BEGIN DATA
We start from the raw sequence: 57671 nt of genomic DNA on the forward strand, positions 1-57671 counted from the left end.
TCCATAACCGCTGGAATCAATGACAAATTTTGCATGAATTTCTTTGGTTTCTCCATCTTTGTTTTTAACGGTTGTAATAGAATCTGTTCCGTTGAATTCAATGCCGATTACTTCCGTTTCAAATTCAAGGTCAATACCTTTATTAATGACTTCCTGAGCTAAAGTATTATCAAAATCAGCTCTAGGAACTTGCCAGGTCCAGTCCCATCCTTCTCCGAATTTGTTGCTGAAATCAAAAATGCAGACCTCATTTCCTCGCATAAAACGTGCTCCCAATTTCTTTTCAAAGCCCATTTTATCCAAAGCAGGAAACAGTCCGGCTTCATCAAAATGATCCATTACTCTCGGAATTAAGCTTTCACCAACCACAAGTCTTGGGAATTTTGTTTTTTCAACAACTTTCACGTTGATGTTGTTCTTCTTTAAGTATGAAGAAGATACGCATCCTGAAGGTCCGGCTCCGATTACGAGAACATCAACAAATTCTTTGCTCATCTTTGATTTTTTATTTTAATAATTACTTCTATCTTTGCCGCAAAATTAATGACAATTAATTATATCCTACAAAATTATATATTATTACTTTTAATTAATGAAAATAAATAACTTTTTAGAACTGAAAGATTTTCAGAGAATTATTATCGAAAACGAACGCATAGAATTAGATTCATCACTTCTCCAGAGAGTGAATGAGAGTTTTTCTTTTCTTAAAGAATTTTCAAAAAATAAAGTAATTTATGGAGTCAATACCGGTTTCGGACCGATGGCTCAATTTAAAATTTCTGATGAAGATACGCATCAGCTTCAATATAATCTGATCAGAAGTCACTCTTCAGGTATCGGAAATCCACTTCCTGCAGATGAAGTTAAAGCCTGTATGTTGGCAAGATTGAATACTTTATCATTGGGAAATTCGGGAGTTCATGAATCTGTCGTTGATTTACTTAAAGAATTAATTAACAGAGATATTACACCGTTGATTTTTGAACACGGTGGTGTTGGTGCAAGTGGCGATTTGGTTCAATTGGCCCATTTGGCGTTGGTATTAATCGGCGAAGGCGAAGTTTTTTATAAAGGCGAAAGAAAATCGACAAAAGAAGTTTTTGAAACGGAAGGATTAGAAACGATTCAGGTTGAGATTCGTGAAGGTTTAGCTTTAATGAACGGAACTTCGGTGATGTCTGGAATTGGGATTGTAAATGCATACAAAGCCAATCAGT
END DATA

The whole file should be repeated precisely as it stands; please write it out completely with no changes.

We start from the raw sequence: 57671 nt of genomic DNA on the forward strand, positions 1-57671 counted from the left end.
TCCATAACCGCTGGAATCAATGACAAATTTTGCATGAATTTCTTTGGTTTCTCCATCTTTGTTTTTAACGGTTGTAATAGAATCTGTTCCGTTGAATTCAATGCCGATTACTTCCGTTTCAAATTCAAGGTCAATACCTTTATTAATGACTTCCTGAGCTAAAGTATTATCAAAATCAGCTCTAGGAACTTGCCAGGTCCAGTCCCATCCTTCTCCGAATTTGTTGCTGAAATCAAAAATGCAGACCTCATTTCCTCGCATAAAACGTGCTCCCAATTTCTTTTCAAAGCCCATTTTATCCAAAGCAGGAAACAGTCCGGCTTCATCAAAATGATCCATTACTCTCGGAATTAAGCTTTCACCAACCACAAGTCTTGGGAATTTTGTTTTTTCAACAACTTTCACGTTGATGTTGTTCTTCTTTAAGTATGAAGAAGATACGCATCCTGAAGGTCCGGCTCCGATTACGAGAACATCAACAAATTCTTTGCTCATCTTTGATTTTTTATTTTAATAATTACTTCTATCTTTGCCGCAAAATTAATGACAATTAATTATATCCTACAAAATTATATATTATTACTTTTAATTAATGAAAATAAATAACTTTTTAGAACTGAAAGATTTTCAGAGAATTATTATCGAAAACGAACGCATAGAATTAGATTCATCACTTCTCCAGAGAGTGAATGAGAGTTTTTCTTTTCTTAAAGAATTTTCAAAAAATAAAGTAATTTATGGAGTCAATACCGGTTTCGGACCGATGGCTCAATTTAAAATTTCTGATGAAGATACGCATCAGCTTCAATATAATCTGATCAGAAGTCACTCTTCAGGTATCGGAAATCCACTTCCTGCAGATGAAGTTAAAGCCTGTATGTTGGCAAGATTGAATACTTTATCATTGGGAAATTCGGGAGTTCATGAATCTGTCGTTGATTTACTTAAAGAATTAATTAACAGAGATATTACACCGTTGATTTTTGAACACGGTGGTGTTGGTGCAAGTGGCGATTTGGTTCAATTGGCCCATTTGGCGTTGGTATTAATCGGCGAAGGCGAAGTTTTTTATAAAGGCGAAAGAAAATCGACAAAAGAAGTTTTTGAAACGGAAGGATTAGAAACGATTCAGGTTGAGATTCGTGAAGGTTTAGCTTTAATGAACGGAACTTCGGTGATGTCTGGAATTGGGATTGTAAATGCATACAAAGCCAATCAGT